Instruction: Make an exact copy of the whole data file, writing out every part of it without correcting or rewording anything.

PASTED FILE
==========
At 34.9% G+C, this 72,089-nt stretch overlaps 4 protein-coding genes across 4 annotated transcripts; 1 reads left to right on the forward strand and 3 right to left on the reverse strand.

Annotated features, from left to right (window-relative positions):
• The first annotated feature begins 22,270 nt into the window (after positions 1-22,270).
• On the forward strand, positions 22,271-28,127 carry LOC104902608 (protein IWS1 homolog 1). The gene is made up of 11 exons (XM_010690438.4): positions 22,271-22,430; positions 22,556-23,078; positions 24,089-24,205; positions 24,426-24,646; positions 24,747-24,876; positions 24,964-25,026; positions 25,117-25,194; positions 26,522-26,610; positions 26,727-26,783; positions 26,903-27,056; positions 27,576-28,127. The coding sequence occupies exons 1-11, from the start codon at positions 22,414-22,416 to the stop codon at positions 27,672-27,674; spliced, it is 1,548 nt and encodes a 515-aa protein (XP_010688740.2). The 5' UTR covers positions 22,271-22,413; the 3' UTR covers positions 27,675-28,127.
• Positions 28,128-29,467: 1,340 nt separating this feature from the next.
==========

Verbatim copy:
At 34.9% G+C, this 72,089-nt stretch overlaps 4 protein-coding genes across 4 annotated transcripts; 1 reads left to right on the forward strand and 3 right to left on the reverse strand.

Annotated features, from left to right (window-relative positions):
• The first annotated feature begins 22,270 nt into the window (after positions 1-22,270).
• On the forward strand, positions 22,271-28,127 carry LOC104902608 (protein IWS1 homolog 1). The gene is made up of 11 exons (XM_010690438.4): positions 22,271-22,430; positions 22,556-23,078; positions 24,089-24,205; positions 24,426-24,646; positions 24,747-24,876; positions 24,964-25,026; positions 25,117-25,194; positions 26,522-26,610; positions 26,727-26,783; positions 26,903-27,056; positions 27,576-28,127. The coding sequence occupies exons 1-11, from the start codon at positions 22,414-22,416 to the stop codon at positions 27,672-27,674; spliced, it is 1,548 nt and encodes a 515-aa protein (XP_010688740.2). The 5' UTR covers positions 22,271-22,413; the 3' UTR covers positions 27,675-28,127.
• Positions 28,128-29,467: 1,340 nt separating this feature from the next.